Two years seems to be the developer half-life in most shops. By that point if you're worse than average they've canned you, and if you're better than average your responsibilities have grown to the point that you're spending as much or more time dealing with cross-team organizational bullshit as you are doing what you actually love (writing code) and hence wanting to quit. :) The thing is, I think every gig has problems, and often they're the same tedious set of problems, but people jump in the hopes that maybe, maybe the grass will actually be greener THIS time. (After a decade or two of corporate culture, further, it's all too likely that the truly idiosyncratic individuals will have accumulated enough capital and enough disgust with the system that they give it all the finger and go run a bar just to pick one prominent example.)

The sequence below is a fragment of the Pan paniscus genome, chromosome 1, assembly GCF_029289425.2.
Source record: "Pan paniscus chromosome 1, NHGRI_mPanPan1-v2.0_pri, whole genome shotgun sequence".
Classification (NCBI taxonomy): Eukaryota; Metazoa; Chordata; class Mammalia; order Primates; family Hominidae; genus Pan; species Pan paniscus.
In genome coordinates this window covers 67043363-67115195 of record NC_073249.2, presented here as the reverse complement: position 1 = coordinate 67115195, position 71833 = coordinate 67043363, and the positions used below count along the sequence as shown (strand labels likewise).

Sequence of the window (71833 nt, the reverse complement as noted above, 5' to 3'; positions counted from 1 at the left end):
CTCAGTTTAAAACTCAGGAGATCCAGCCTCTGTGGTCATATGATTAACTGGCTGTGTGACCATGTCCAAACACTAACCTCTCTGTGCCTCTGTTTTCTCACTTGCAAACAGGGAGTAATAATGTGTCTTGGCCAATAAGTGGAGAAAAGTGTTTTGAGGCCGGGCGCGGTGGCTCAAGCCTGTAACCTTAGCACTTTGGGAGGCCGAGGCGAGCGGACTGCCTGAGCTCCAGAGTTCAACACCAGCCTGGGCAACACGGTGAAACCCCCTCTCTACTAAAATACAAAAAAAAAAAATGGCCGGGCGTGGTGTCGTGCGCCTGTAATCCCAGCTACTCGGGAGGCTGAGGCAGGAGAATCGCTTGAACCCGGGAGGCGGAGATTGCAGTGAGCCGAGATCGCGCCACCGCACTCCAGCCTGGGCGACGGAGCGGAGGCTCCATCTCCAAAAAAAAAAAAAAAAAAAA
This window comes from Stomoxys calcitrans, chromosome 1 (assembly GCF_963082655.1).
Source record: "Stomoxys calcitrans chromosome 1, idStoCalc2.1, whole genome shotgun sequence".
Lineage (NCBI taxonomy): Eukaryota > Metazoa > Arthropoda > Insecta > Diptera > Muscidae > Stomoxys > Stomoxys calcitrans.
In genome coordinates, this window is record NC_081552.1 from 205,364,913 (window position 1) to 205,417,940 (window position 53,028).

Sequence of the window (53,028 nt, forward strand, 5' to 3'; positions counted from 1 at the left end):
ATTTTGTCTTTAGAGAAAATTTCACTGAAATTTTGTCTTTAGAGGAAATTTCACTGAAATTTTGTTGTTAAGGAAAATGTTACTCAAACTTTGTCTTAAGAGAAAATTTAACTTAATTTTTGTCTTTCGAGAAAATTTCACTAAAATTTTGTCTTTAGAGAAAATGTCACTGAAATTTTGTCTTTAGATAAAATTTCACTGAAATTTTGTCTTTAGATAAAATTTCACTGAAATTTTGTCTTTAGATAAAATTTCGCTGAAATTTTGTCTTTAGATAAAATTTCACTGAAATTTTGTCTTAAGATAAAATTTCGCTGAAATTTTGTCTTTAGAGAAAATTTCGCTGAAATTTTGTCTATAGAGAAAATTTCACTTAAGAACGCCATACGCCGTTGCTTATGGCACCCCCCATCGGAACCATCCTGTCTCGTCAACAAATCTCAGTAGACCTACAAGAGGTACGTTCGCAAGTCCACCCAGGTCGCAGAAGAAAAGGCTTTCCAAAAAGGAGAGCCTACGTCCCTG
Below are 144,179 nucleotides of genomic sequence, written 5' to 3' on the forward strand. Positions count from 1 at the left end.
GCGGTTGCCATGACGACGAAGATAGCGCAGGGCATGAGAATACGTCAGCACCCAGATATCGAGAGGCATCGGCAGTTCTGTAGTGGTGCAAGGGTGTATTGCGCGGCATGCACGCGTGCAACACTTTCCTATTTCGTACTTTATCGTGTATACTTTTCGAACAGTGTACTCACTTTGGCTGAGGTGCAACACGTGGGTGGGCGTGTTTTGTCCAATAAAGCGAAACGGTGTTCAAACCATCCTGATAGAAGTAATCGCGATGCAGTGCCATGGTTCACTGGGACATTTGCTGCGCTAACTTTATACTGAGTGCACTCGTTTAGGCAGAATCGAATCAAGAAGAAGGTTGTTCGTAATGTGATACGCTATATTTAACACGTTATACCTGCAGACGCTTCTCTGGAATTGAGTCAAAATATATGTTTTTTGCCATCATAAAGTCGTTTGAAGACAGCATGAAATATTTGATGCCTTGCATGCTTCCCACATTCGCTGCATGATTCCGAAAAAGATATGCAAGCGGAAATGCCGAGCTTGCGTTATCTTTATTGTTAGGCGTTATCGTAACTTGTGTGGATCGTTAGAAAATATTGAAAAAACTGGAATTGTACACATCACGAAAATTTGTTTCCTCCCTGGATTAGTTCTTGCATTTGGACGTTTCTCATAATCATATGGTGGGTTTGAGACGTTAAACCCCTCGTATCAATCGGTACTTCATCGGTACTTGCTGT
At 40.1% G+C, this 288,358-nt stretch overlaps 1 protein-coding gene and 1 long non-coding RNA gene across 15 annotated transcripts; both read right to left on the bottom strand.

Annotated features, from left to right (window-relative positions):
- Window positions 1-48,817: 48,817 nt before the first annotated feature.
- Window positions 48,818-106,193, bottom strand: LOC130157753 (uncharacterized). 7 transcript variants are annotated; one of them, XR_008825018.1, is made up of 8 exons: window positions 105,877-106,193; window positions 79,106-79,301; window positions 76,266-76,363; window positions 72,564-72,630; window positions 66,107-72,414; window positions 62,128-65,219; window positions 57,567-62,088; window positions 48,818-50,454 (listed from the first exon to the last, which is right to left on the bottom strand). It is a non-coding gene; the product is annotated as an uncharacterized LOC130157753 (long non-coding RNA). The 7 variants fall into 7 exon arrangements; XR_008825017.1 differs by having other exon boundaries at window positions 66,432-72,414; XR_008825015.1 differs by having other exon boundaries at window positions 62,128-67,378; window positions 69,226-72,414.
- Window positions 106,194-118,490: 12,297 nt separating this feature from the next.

The other direct motivator that comes to mind is money. All too many shops hire you at a rate that approximates more-or-less-if-you're-lucky Market Rate for your skills and so forth, then want to give you sub-10% raises for ever and ever thereafter. Ergo it's easier to ramp your salary in tune with your experience by jumping periodically. This is perhaps most prevalent in the first ten years of a programming career as there are big deltas at roughly two and five and seven-ten years of experience as you start to [potentially] hop up the org chart some from junior to regular to senior dev.
So in short I think that getting fed up with a given situation and taking steps to change it for (hopefully, maybe not, probably not... but hopefully) the better is both normal and healthy. Or are you of the opinion that backing the same crappy horse for years is the best way to go through life?